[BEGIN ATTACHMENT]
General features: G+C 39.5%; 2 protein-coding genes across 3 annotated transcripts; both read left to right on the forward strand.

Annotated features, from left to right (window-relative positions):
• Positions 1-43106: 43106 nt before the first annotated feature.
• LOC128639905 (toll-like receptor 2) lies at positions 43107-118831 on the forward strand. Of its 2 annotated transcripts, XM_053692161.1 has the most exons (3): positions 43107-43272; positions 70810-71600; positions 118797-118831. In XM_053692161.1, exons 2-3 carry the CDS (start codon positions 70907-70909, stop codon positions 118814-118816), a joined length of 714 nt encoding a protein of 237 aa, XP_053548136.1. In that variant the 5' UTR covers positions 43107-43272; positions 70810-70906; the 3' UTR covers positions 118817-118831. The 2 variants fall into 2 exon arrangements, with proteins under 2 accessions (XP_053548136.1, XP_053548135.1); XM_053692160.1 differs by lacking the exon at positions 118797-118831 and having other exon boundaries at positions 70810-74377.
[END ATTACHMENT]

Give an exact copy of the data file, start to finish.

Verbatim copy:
General features: G+C 39.5%; 2 protein-coding genes across 3 annotated transcripts; both read left to right on the forward strand.

Annotated features, from left to right (window-relative positions):
• Positions 1-43106: 43106 nt before the first annotated feature.
• LOC128639905 (toll-like receptor 2) lies at positions 43107-118831 on the forward strand. Of its 2 annotated transcripts, XM_053692161.1 has the most exons (3): positions 43107-43272; positions 70810-71600; positions 118797-118831. In XM_053692161.1, exons 2-3 carry the CDS (start codon positions 70907-70909, stop codon positions 118814-118816), a joined length of 714 nt encoding a protein of 237 aa, XP_053548136.1. In that variant the 5' UTR covers positions 43107-43272; positions 70810-70906; the 3' UTR covers positions 118817-118831. The 2 variants fall into 2 exon arrangements, with proteins under 2 accessions (XP_053548136.1, XP_053548135.1); XM_053692160.1 differs by lacking the exon at positions 118797-118831 and having other exon boundaries at positions 70810-74377.